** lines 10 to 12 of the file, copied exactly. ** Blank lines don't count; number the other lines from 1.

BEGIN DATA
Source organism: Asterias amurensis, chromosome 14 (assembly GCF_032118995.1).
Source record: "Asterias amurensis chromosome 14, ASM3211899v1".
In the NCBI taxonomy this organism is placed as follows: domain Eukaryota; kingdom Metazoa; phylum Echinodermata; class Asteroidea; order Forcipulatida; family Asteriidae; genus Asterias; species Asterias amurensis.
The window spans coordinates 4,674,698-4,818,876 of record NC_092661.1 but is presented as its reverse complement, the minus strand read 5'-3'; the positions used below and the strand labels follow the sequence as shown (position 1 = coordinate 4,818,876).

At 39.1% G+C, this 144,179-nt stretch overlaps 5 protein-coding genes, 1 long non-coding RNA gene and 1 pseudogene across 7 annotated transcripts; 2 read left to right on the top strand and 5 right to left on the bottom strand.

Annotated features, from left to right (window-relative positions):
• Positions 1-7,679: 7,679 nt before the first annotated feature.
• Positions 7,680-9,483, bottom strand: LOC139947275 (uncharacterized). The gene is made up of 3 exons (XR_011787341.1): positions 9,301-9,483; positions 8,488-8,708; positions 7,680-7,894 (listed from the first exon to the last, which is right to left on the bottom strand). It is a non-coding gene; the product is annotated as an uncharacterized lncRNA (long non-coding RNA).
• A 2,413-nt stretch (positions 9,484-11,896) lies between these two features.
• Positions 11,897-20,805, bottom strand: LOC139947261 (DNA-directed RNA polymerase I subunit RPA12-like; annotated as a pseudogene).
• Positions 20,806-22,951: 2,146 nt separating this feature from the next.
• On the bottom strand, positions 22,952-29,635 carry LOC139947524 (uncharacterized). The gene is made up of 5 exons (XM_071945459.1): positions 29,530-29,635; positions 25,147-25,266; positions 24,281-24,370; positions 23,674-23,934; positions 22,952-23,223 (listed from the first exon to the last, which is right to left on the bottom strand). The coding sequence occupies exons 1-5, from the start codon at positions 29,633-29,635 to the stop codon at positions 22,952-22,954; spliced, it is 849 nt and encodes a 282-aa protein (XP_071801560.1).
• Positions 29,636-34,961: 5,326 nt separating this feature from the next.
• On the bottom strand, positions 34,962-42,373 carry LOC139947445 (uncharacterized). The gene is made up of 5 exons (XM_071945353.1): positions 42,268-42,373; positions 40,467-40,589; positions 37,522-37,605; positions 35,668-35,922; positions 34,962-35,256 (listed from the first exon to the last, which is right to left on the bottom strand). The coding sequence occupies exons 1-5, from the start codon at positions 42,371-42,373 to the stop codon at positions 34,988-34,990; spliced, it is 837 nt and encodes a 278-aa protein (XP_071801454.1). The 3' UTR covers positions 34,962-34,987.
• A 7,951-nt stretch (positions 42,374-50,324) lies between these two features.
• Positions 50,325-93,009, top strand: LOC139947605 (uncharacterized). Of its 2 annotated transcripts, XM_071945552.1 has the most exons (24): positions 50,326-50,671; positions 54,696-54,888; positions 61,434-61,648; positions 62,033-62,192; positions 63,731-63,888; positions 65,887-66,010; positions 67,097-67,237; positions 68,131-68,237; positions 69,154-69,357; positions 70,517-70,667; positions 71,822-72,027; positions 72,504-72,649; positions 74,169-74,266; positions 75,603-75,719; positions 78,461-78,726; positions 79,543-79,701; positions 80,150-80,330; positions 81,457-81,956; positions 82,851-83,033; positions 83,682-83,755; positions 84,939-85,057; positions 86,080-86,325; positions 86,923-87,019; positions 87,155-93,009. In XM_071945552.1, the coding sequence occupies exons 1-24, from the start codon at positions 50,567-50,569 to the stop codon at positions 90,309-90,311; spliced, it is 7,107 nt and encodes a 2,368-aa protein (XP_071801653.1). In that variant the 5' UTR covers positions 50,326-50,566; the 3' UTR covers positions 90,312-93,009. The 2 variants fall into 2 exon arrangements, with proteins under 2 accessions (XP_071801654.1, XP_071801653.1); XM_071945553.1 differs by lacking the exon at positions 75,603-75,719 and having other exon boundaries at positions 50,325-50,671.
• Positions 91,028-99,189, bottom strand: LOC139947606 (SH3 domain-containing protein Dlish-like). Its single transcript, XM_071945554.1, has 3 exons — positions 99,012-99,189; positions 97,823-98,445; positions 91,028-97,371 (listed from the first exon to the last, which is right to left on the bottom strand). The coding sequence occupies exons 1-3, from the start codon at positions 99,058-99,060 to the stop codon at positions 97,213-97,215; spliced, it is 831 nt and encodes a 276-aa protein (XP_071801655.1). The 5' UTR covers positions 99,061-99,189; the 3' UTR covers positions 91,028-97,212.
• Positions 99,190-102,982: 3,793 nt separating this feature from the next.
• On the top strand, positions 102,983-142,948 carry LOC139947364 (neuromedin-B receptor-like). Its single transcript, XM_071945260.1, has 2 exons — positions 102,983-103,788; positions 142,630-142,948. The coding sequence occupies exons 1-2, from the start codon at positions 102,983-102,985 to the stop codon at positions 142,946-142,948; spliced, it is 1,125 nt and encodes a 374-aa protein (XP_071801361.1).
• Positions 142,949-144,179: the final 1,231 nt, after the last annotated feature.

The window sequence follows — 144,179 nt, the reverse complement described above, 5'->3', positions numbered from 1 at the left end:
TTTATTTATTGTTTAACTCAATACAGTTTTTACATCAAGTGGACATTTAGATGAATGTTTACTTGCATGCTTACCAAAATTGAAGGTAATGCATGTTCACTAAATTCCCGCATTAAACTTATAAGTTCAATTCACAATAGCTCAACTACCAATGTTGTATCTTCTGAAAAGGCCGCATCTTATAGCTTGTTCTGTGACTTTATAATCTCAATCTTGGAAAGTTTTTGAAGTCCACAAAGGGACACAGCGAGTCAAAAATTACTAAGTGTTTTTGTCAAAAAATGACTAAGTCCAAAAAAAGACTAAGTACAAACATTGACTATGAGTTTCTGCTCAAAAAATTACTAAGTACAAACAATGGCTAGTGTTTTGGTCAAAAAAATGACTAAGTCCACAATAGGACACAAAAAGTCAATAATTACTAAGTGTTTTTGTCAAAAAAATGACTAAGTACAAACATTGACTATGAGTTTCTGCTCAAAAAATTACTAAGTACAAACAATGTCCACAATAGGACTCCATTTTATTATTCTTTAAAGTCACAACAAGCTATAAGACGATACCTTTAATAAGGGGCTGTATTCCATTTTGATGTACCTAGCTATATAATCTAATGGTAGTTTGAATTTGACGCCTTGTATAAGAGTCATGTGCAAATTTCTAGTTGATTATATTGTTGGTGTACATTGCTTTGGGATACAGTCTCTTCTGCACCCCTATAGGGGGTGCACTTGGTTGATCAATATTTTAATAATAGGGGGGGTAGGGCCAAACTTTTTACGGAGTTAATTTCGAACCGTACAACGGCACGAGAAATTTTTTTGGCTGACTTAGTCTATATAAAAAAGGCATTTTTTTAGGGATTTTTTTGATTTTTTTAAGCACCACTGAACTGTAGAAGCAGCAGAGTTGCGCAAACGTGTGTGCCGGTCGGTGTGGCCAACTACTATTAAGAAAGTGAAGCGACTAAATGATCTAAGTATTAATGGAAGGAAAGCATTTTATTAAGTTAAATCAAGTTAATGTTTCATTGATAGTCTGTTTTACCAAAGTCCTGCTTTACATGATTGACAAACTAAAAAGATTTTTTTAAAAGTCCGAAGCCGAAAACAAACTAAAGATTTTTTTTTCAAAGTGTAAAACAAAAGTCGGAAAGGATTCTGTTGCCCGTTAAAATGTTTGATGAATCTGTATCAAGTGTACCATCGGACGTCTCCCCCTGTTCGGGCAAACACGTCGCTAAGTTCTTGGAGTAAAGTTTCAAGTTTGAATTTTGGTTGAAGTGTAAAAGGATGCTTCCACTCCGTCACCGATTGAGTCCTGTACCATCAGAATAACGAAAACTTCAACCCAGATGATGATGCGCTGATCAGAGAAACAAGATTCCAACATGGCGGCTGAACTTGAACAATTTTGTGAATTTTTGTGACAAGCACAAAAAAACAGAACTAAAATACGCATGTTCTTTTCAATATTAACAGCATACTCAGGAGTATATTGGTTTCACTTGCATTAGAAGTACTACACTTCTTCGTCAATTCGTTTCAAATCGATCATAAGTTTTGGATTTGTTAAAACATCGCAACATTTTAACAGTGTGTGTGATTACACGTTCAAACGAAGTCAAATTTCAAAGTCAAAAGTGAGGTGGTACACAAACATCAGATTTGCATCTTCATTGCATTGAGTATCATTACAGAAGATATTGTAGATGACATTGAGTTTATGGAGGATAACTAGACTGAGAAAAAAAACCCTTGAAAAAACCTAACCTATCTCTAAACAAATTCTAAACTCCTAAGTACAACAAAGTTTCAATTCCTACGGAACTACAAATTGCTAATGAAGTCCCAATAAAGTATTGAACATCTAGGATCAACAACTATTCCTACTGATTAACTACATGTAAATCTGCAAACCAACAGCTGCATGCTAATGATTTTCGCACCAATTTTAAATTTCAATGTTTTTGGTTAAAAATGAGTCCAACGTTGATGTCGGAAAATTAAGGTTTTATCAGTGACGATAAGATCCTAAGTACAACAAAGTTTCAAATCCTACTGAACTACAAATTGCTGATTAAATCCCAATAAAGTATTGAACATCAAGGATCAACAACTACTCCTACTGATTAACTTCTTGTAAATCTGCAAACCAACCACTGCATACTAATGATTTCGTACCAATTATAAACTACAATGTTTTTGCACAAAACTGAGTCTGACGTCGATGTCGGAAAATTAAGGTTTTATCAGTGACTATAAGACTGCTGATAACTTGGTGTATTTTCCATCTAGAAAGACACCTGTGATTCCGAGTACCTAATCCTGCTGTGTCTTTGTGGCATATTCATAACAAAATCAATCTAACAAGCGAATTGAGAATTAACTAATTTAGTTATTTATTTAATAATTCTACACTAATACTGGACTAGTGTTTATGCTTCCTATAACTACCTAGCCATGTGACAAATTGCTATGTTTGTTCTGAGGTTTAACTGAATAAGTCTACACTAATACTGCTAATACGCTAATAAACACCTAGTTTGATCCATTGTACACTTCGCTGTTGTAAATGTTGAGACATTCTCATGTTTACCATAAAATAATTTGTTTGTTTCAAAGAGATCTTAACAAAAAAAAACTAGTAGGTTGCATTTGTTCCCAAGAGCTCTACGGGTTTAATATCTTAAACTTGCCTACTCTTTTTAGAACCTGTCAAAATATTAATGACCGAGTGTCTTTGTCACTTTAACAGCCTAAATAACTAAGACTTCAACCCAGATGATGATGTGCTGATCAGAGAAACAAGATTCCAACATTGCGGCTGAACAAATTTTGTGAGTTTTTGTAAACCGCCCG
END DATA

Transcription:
• Positions 11,897-20,805, bottom strand: LOC139947261 (DNA-directed RNA polymerase I subunit RPA12-like; annotated as a pseudogene).
• Positions 20,806-22,951: 2,146 nt separating this feature from the next.
• On the bottom strand, positions 22,952-29,635 carry LOC139947524 (uncharacterized). The gene is made up of 5 exons (XM_071945459.1): positions 29,530-29,635; positions 25,147-25,266; positions 24,281-24,370; positions 23,674-23,934; positions 22,952-23,223 (listed from the first exon to the last, which is right to left on the bottom strand). The coding sequence occupies exons 1-5, from the start codon at positions 29,633-29,635 to the stop codon at positions 22,952-22,954; spliced, it is 849 nt and encodes a 282-aa protein (XP_071801560.1).